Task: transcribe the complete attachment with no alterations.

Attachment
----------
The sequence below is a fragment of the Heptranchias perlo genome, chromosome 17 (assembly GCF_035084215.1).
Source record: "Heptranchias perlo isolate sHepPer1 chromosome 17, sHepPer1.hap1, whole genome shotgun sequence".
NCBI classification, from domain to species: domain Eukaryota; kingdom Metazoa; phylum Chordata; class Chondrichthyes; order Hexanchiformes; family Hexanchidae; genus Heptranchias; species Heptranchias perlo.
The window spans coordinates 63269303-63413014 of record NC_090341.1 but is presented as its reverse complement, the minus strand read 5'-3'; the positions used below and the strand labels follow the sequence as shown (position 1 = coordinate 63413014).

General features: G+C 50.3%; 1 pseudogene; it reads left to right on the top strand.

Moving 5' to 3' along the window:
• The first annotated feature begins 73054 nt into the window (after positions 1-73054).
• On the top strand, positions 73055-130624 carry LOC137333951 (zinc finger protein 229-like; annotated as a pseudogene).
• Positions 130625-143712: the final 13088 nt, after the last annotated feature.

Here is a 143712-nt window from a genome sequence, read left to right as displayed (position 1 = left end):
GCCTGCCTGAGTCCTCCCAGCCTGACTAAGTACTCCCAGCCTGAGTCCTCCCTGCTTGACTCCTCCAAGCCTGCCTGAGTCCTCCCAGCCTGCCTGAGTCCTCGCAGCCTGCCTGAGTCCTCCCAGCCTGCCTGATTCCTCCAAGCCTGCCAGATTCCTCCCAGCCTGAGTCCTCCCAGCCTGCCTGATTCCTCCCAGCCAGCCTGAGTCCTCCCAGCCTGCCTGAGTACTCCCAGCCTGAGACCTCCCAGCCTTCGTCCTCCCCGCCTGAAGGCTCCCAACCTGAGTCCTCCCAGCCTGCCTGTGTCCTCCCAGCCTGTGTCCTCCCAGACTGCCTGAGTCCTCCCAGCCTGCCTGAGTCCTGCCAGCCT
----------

The sequence below is a fragment of the Heptranchias perlo genome, chromosome 17 (assembly GCF_035084215.1).
Source record: "Heptranchias perlo isolate sHepPer1 chromosome 17, sHepPer1.hap1, whole genome shotgun sequence".
NCBI classification, from domain to species: domain Eukaryota; kingdom Metazoa; phylum Chordata; class Chondrichthyes; order Hexanchiformes; family Hexanchidae; genus Heptranchias; species Heptranchias perlo.
The window spans coordinates 63269303-63413014 of record NC_090341.1 but is presented as its reverse complement, the minus strand read 5'-3'; the positions used below and the strand labels follow the sequence as shown (position 1 = coordinate 63413014).

General features: G+C 50.3%; 1 pseudogene; it reads left to right on the top strand.

Moving 5' to 3' along the window:
• The first annotated feature begins 73054 nt into the window (after positions 1-73054).
• On the top strand, positions 73055-130624 carry LOC137333951 (zinc finger protein 229-like; annotated as a pseudogene).
• Positions 130625-143712: the final 13088 nt, after the last annotated feature.

Here is a 143712-nt window from a genome sequence, read left to right as displayed (position 1 = left end):
GCCTGCCTGAGTCCTCCCAGCCTGACTAAGTACTCCCAGCCTGAGTCCTCCCTGCTTGACTCCTCCAAGCCTGCCTGAGTCCTCCCAGCCTGCCTGAGTCCTCGCAGCCTGCCTGAGTCCTCCCAGCCTGCCTGATTCCTCCAAGCCTGCCAGATTCCTCCCAGCCTGAGTCCTCCCAGCCTGCCTGATTCCTCCCAGCCAGCCTGAGTCCTCCCAGCCTGCCTGAGTACTCCCAGCCTGAGACCTCCCAGCCTTCGTCCTCCCCGCCTGAAGGCTCCCAACCTGAGTCCTCCCAGCCTGCCTGTGTCCTCCCAGCCTGTGTCCTCCCAGACTGCCTGAGTCCTCCCAGCCTGCCTGAGTCCTGCCAGCCT